Monday, July 2, 2007
A few years ago, a woman told President Bush during a public hearing that she had to work three jobs to sustain her family. Bush smiled and replied, "Uniquely American, isn't it?" Maybe it is...but that's not something to be proud of.
That's one of only a few clips of Bush that appears in Sicko, his new documentary which has a much tighter focus than his last few films. He's taking on the health care system here in America, the costs and restrictions of which take a heavy toll on millions of Americans like that woman working three jobs.
Moore has already criticized Bush extensively (and before it was trendy, no less), and this time he lays the blame on just about everyone currently in Washington. He flashes back to the 90s, when Republicans and the Health Care lobby dismantled Hillary Clinton's proposal for Universal Health Care, and then turns around and blasts Hillary for the disgusting amount of contributions she has received from the same lobby in the years since.
However, the focus of Sicko is not really on polticians at all, but on average American folk. The opening minutes chronicle the struggles of a few people without any health insurance, like the man who lost two fingers but could only afford to get one replaced. Yet most of the stories come from people who do have health insurance and still can't get any treatment because the industry is entirely committed to making money instead of, you know, helping anyone.
There's the woman who drove into Canada because her insurance company refused to cover treatment for her cervical cancer. The widow of a man who was denied a bone-marrow transplant until it was too late. The old couple who lost their house to massive medical bills and had to move into their daughter's storage room. Moore wisely stays behind the camera during these sequences, only providing his signature sarcastic narration. In fact, he doesn't appear on screen until about 45 minutes in, when he's interviewing his own aunt and uncle.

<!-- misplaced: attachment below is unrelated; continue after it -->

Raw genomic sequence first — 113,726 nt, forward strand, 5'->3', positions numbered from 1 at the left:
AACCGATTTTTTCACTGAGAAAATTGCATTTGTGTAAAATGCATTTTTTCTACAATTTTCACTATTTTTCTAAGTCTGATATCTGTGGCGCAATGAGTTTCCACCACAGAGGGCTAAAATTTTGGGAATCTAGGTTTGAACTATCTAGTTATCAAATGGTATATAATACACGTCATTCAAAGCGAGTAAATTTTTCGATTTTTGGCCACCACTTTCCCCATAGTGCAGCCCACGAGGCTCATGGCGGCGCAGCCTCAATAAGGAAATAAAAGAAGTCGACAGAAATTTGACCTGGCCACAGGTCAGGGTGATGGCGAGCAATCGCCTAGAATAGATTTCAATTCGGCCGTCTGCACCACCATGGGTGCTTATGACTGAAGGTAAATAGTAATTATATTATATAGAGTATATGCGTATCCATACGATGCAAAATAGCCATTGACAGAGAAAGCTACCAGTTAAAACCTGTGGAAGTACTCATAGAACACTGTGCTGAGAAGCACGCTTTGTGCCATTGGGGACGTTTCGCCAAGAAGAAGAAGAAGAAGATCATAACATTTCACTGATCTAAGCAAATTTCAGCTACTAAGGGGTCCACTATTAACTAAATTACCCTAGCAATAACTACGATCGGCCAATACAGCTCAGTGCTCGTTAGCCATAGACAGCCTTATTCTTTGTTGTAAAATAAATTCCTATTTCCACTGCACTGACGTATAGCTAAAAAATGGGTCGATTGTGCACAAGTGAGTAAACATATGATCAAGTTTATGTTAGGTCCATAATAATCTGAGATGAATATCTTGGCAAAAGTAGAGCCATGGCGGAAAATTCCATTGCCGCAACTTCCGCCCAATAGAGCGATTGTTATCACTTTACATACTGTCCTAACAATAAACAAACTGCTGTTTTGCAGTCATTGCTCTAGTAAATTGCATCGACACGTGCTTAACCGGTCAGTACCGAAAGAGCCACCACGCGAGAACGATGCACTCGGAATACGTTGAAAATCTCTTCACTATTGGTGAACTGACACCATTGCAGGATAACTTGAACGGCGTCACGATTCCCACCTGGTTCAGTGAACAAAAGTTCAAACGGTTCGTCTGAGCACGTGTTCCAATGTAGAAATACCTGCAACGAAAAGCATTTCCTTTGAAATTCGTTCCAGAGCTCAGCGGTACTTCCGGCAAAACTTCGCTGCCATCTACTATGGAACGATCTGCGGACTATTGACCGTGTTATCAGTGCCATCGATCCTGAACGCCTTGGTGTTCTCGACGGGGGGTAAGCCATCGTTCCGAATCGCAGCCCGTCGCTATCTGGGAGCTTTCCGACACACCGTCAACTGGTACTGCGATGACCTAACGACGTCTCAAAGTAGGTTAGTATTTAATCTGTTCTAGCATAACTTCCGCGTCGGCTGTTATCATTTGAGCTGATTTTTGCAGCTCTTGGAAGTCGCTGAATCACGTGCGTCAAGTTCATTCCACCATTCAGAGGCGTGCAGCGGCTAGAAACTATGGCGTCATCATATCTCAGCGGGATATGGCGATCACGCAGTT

The second half of the movie drags and is less strong. Moore goes to Canada and a few European countries and shows off their socalized health-care systems. It's not hard to make the point that most of the Western World has better health care than us, yet this section goes on for almost an hour. It's also hard to swallow that a world-famous filmmaker like him can still try and pass of the image of himself as a wandering, salt-of-the-earth John Q. Public.
The final sequence, in which Moore takes 9/11 rescue workers to Cuba for medical treatment because they couldn't afford it in the USA, has already drawn considerable controversy. It's vintage Moore, which both helps and hurts. His showboating is often hilarious, but it also gives his critics ammunition. They tend to be selective in their attacks, and will no doubt dissect the admittedly fairy-tale quality of this whole segment.
They won't talk about the testimonials, however. What can anyone even say? It's the power of these stories alone that makes Sicko one of the finest films released this year so far. The movie has come at the right time, when a looming presidential election is getting candidates to discuss what they would do to help those manhandled by the current health care system. Most politicians propose adding a few band-aids to try and fix the current one, but Moore is advocating the socialized system of the other countires he visited. It's quite audacious, given that there's still a scary and disproportinate fear of socialism left over from the McCarthy era. Maybe that's the solution, and maybe it isn't. I'll venture this, however: Nobody can walk away from Sicko and think that the system is just fine the way it is.